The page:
12 During the hearing before the Professional Responsibility Tribunal (“PRT”), Respondent admitted he had a gun on the day in question. In fact, Respondent testified that he always had a gun nearby because of his fear about what his ex-wife had done to him.19 On the day of the incident, Respondent had a gun inside of a pocket in his pajama pants.20 He initially denied committing the act set forth in the criminal matter and attempted to explain why he entered the plea. However, with repeated questioning, he admitted that if his son said that Respondent pointed the gun at his ex-wife, he believes his son was telling the truth about the events. Respondent admitted that he was intoxicated and that he did not have full recall of the events from that day. He eventually admitted at the hearing that he did have the gun and that he pointed it at his ex-wife making a threatening statement.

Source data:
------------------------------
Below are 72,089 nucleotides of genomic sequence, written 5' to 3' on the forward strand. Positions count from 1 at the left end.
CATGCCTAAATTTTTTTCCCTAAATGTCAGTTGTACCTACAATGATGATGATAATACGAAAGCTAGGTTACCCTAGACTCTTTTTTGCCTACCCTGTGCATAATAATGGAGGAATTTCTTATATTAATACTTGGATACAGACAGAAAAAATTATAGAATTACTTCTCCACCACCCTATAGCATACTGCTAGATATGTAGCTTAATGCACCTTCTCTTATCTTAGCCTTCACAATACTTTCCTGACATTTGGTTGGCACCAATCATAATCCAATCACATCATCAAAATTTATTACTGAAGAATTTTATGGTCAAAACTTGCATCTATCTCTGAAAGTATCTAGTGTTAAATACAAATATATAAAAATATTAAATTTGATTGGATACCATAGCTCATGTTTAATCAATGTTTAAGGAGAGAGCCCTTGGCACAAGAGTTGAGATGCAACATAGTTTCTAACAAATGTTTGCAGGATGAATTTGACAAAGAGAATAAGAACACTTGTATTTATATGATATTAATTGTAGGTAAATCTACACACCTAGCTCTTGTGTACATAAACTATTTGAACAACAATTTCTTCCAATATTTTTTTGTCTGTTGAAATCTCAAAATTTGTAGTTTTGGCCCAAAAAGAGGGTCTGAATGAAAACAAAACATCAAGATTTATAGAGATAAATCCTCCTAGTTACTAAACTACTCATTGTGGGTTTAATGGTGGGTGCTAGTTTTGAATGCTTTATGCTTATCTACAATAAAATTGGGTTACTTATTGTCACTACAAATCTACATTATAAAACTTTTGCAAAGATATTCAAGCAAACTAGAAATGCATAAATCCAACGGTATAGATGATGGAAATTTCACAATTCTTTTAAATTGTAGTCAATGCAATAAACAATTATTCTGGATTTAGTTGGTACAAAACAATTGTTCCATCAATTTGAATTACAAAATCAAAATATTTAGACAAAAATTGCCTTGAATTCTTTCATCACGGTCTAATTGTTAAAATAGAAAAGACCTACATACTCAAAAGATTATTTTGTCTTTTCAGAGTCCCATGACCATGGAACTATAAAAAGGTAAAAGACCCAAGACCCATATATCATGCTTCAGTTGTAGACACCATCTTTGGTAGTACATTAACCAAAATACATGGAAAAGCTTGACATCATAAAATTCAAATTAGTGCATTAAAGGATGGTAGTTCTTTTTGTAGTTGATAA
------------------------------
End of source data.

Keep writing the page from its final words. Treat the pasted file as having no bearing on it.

13 In December, 2014, Respondent had a law firm with a staff of approximately 12 people. He described his law practice as “shaky” and he wanted to quit before this incident.21 His practice was operational, but after this incident was reported in the newspapers, his clients requested all of their client files be transferred.22 While he was in the hospital, his staff prepared the necessary paperwork to formally transfer the files to another attorney. He believes all case files were closed by early February, 2015. He had no open legal cases in April, 2015. The evidence reflects that Respondent has not practiced law during the period of his suspension. In fact, he ceased the practice of law more than two months prior to his interim suspension.

14 On April 16, 2015, the OBA filed a Notice and Transmittal of Criminal Record Relating to Plea of Guilty as a result of Respondent's plea. On April 27, 2015, this Court entered its order of immediate interim suspension. A hearing before the PRT was held on August 20, 2015 and August 10, 2016. After considering all of the testimony and exhibits, the PRT issued a report determining Respondent's conduct constituted a violation of RGDP 7.1 and 7.2. The PRT recommended that he be suspended for a period of two years and one day.23

STANDARD OF REVIEW